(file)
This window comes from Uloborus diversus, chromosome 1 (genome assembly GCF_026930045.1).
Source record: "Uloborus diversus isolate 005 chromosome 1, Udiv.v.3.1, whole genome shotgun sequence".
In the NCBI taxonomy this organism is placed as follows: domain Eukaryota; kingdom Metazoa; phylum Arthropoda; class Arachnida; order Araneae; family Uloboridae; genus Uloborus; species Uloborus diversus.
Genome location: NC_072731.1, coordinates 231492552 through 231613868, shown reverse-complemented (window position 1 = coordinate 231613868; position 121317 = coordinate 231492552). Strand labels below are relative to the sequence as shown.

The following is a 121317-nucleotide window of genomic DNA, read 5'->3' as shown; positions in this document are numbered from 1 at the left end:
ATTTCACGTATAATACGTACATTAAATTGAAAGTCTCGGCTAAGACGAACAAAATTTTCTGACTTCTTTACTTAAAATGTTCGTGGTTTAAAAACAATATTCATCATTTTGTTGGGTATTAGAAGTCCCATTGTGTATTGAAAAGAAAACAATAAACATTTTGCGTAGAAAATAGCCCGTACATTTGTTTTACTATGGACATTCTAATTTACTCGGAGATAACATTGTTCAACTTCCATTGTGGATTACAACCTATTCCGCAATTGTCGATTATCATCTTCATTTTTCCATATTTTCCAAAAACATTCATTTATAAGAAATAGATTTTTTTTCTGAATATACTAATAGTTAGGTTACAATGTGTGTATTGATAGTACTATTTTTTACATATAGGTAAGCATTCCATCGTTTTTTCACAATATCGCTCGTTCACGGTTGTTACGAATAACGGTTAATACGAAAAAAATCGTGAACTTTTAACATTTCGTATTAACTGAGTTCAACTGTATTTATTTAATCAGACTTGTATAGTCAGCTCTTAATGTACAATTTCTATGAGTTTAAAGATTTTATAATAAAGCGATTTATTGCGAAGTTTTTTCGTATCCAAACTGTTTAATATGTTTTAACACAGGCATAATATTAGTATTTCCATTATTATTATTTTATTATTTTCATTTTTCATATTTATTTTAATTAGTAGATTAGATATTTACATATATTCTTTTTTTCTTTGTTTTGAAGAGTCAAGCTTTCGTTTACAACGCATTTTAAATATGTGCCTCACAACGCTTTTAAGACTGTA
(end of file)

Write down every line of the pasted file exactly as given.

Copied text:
This window comes from Uloborus diversus, chromosome 1 (genome assembly GCF_026930045.1).
Source record: "Uloborus diversus isolate 005 chromosome 1, Udiv.v.3.1, whole genome shotgun sequence".
In the NCBI taxonomy this organism is placed as follows: domain Eukaryota; kingdom Metazoa; phylum Arthropoda; class Arachnida; order Araneae; family Uloboridae; genus Uloborus; species Uloborus diversus.
Genome location: NC_072731.1, coordinates 231492552 through 231613868, shown reverse-complemented (window position 1 = coordinate 231613868; position 121317 = coordinate 231492552). Strand labels below are relative to the sequence as shown.

The following is a 121317-nucleotide window of genomic DNA, read 5'->3' as shown; positions in this document are numbered from 1 at the left end:
ATTTCACGTATAATACGTACATTAAATTGAAAGTCTCGGCTAAGACGAACAAAATTTTCTGACTTCTTTACTTAAAATGTTCGTGGTTTAAAAACAATATTCATCATTTTGTTGGGTATTAGAAGTCCCATTGTGTATTGAAAAGAAAACAATAAACATTTTGCGTAGAAAATAGCCCGTACATTTGTTTTACTATGGACATTCTAATTTACTCGGAGATAACATTGTTCAACTTCCATTGTGGATTACAACCTATTCCGCAATTGTCGATTATCATCTTCATTTTTCCATATTTTCCAAAAACATTCATTTATAAGAAATAGATTTTTTTTCTGAATATACTAATAGTTAGGTTACAATGTGTGTATTGATAGTACTATTTTTTACATATAGGTAAGCATTCCATCGTTTTTTCACAATATCGCTCGTTCACGGTTGTTACGAATAACGGTTAATACGAAAAAAATCGTGAACTTTTAACATTTCGTATTAACTGAGTTCAACTGTATTTATTTAATCAGACTTGTATAGTCAGCTCTTAATGTACAATTTCTATGAGTTTAAAGATTTTATAATAAAGCGATTTATTGCGAAGTTTTTTCGTATCCAAACTGTTTAATATGTTTTAACACAGGCATAATATTAGTATTTCCATTATTATTATTTTATTATTTTCATTTTTCATATTTATTTTAATTAGTAGATTAGATATTTACATATATTCTTTTTTTCTTTGTTTTGAAGAGTCAAGCTTTCGTTTACAACGCATTTTAAATATGTGCCTCACAACGCTTTTAAGACTGTA